A Storm and a Prayer

In Sevier Valley, central Utah, are located three red knolls, or mounds of earth (hence the name of my hometown, Redmond). Twenty feet below the surface of these knolls are mountains of salt. The local miners used to remove the dirt from the top of the knolls in areas about two hundred feet square, leaving a runway where wagons could be loaded with salt after it had been blasted into chunks of fifty to one hundred pounds. This supplied all the cows, horses, and sheep in the area with salt, but most of it was shipped out. My father transported it to nearby towns.

One day, my father’s brother wrote a letter, requesting that my father bring a load of salt to Ephraim, some fifty miles south of Redmond, since my uncle was too busy harvesting to come and get it himself. My father was also harvesting, so he asked me if I thought I could make the trip alone. I was a gangly lad of twelve at the time, and newly ordained a deacon. I told him that if he felt I was capable, I could surely do it. My lonely experience in hauling that load of salt would become a lifelong memory.

The next morning at sunrise I was on my way, driving a prancing team of horses, pulling my father’s wagon. It was a long journey, and it was almost sundown when I reached my uncle’s place. My two cousins helped me unload the salt, while their mother prepared one of her excellent suppers. I did justice to every bite before we retired for the night.

The next morning I helped my cousins milk the cows, and then we played about the farm until nearly ten A.M. Kindly Uncle Pete reminded me that if I expected to be back home before dark I had better make haste; the weather threatened a storm. Reluctantly I harnessed the team, accepted the lunch Aunt Lena had prepared for me, and started for home.

I had traveled about twenty miles when a terrible blizzard came up. Before long it was almost impossible for the horses to endure the storm. Frightened and very cold, I thought perhaps I was freezing. Then I remembered the teachings of my Sunday School teacher: “If you ever need the Lord, he is only a prayer away.”

I turned the horses toward the fence that bordered the road, secured the reins, and crept behind the spring seat of the wagon, covering myself with canvas. There I tearfully poured out my heart to my Heavenly Father. I told him how awfully cold and lonely I was, and asked him to guide me safely home.

After the prayer I felt a little better, so I dried my tears, untied the horses, and climbed back on the wagon seat, determined to brave the storm.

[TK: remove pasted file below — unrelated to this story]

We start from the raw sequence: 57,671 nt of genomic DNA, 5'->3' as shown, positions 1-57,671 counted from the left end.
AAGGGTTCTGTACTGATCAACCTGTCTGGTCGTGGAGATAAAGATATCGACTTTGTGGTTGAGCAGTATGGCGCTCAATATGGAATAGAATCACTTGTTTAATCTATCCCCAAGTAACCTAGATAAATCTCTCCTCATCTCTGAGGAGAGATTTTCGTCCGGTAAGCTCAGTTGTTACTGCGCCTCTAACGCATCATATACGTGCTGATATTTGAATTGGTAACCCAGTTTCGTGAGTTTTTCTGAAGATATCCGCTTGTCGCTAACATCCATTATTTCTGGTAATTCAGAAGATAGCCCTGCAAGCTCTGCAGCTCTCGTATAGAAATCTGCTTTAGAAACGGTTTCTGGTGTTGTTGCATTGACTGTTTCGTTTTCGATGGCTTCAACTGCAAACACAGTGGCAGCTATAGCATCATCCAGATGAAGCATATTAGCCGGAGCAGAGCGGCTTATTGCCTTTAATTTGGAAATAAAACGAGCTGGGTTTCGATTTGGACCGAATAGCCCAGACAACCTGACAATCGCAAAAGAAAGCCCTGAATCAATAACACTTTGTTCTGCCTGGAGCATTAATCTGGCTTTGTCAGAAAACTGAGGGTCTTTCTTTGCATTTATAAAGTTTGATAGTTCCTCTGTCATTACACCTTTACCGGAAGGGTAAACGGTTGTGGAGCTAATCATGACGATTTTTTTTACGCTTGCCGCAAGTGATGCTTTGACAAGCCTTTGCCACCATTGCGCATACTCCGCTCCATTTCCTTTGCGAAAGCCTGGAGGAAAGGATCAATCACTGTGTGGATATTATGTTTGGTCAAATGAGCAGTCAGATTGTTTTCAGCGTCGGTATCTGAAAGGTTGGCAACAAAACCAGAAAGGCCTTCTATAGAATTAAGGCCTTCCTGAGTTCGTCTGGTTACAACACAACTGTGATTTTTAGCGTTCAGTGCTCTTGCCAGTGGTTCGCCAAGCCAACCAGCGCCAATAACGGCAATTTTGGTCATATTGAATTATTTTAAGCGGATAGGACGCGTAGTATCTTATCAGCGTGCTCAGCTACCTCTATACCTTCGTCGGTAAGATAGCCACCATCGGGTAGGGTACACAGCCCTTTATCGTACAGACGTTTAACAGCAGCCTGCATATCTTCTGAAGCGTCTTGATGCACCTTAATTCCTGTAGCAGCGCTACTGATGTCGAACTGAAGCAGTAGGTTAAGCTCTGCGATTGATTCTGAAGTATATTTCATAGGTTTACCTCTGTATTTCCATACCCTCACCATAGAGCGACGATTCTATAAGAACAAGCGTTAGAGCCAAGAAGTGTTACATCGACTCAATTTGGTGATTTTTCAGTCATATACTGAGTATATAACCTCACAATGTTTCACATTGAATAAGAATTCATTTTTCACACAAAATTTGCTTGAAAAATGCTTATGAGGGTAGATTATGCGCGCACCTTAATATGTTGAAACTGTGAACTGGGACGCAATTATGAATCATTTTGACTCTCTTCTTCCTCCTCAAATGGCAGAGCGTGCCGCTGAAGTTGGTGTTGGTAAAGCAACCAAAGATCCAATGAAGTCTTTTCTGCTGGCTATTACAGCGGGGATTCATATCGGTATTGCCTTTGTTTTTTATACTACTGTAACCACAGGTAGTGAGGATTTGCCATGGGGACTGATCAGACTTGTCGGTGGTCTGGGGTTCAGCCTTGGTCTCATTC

Miraculously, about two miles down the road the storm began to subside; and six miles farther on, I decided to stop to feed the horses and eat my lunch. Imagine my surprise when I found a campfire burning there! Not a soul in sight—just that inviting warmth. Young lad that I was, it seemed to me that an angel must have left the fire to warm me. I sat on a nearby log, enjoying the heat and choking down my lunch, with tears of relief and gratitude streaming down my face.

The snow ceased completely during the remainder of the journey, and a worried mother and father met me as I turned the team into the lane of our homestead.

Father went with me to feed and water the horses, with never a chastising word. When I related my experience to him and how the teachings of my Sunday School teacher had prompted me to pray for deliverance from the storm, he put his strong arms around me and said, “After supper, Conrad, I want you to tell the entire family of your experience.”

I did, and it was indeed an emotional, memorable time. Father admonished me always to remember this experience as a deacon and to trust my Heavenly Father in all things.

Now, some seventy-eight years later, having just passed my ninetieth birthday, my encounter with the storm is still a vivid memory that I relate to my great-grandchildren.

[illustration] Illustrated by G. Allen Garns

Conrad E. Peterson, a retired credit manager, lives in the St. George, Utah, Twelfth Ward.

Great-Grandmother’s Book of Mormon

When people ask about my conversion to the Church, they are always a little surprised to hear me say, “Well, it all began in 1901.” That might seem a little startling coming from someone in her mid-twenties. Even I am amazed at the events of more than seventy years that led to my conversion to the restored gospel.